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If you have ever stepped into the shower on a cold day and been met with a faceful of icy cold water, you already appreciate the vital role your hot water heater plays. There are several scenarios that can indicate it is time for an upgrade or a replacement.
In this post, learn common reasons for replacing your hot water heater and the three steps to ensure you choose the right new heater for your needs.
Common Reasons to Get a New Hot Water Heater
Here are the most common reasons our customers contact us for hot water heater help:
Hot water runs out before everyone in the family has showered.
The hot water heater can handle the hot water needs of the family but not the addition of extra frequent houseguests.
The family is about to expand (and everyone knows newborns = a busy clothes washer on the "hot" setting!).
The hot water heater works only when it wants to (which can indicate a leak or worse).
They feel like they spend more on energy costs than on the amount of hot water they get.
Types of Hot Water Heaters
So maybe you have cross-checked six ways from Sunday and you are certain that a new hot water heater is in your family's near future. But then you start researching and discover...whoa. There are more different types of hot water heaters than you could ever have imagined! Which one should you choose?
First things first: you should absolutely choose an Energy Star®-certified hot water heater, regardless of type (in fact, here at Shipton's we sell only Energy Star®-certified products).
Here is a brief overview of what each type has to offer:
Conventional Hot Water Heater
The conventional hot water heater is still the most popular, in part because it is still the best-known type. This heater works by keeping a reservoir of water heated for on-demand use and a ready supply of cold water for heating up when the hot water runs out.
The size of the reservoir can range from 20 to 80 gallons for residential use. As well, a conventional hot water heater can run on electric, oil, propane, or natural gas fuel.
Tankless Hot Water Heater
Tankless hot water heaters work differently from their conventional counterparts. These are true on-demand water heaters in that they don't heat the water until a request is presented. As such, there is no holding tank required.
However, since there is no reservoir, tankless heaters can struggle when several demands come in at once, and the flow rate is also lower than what you may be used to. The best way to get around this is to install more than one tankless hot water heater for different uses.
Power Vent Hot Water Heater
A power vent hot water heater saves energy and improves air quality throughout the home. The tank capacity can be up to 40 or 50 gallons for residential use, meaning less chance of running out of hot water with multiple simultaneous demands.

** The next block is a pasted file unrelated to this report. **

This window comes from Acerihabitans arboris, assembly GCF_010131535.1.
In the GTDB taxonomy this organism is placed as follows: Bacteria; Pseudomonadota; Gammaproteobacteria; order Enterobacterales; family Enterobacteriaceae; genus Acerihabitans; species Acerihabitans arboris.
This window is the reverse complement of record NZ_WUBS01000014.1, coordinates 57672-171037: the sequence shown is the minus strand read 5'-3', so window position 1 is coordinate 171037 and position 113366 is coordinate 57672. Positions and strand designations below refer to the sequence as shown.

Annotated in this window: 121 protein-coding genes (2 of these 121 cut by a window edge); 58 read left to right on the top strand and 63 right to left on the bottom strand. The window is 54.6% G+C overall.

This type of hot water heater runs on electricity but uses combustion plus a fan to efficiently heat the water, which makes it a popular choice for energy-efficient new constructions.
Electric Hot Water Heater
A hot water heater that runs on electricity is generally considered to be a more efficient heater than its gas-run cousins. However, the larger the family, the more an electric hot water heater may struggle to keep up with demand.
This is because of something called the "recovery rate," which means how quickly the heater can reheat a new batch of water for use. An electric hot water heater can heat about 14 gallons per hour. A gas hot water heater can heat about 50 gallons per hour.
3 Steps to Selecting the Right Hot Water Heater
So how can you tell which of these different types of hot water heaters is the best fit for your household or workplace needs? The first thing to know is that even the most robust hot water heater will likely need replacing every decade or so (the typical lifespan is anywhere from eight to 12 years).
Adding demand to an already-aging heater may hasten its demise. But the good news is, when you replace an old water heater, you can opt for a more energy-efficient model that is in alignment with your current hot water needs.
Here are the three steps to follow to select your new hot water heater:
1. Calculate capacity
You need to know how much water your household or workplace demands at peak capacity (such as when everyone hits the showers at once). Here is how to figure this out:
Look at your current heater's yellow energy label.
Identify the heater's FHR (first hour rating).
This number is how much hot water your heater can produce in one hour of high demand.
If you are upgrading out of need for more capacity, this will help you identify the right size hot water heater to purchase.
2. Next, choose fuel type
Part of this choice will be what types of energy are available in your local geographic area and the cost of each. You can tell how efficient the different types of hot water heaters are by looking for each EF (efficiency factor)—the higher the number, the more efficient the unit.
But you also need to factor in how much it will cost you in energy. Ideally, try to balance out efficiency with energy cost to keep your monthly utility bills low.
3. Look at the warranty
Of course, all of this means nothing unless you buy a unit from a reputable manufacturer with a high-quality warranty. So choose carefully and don't hesitate to call in a pro for help!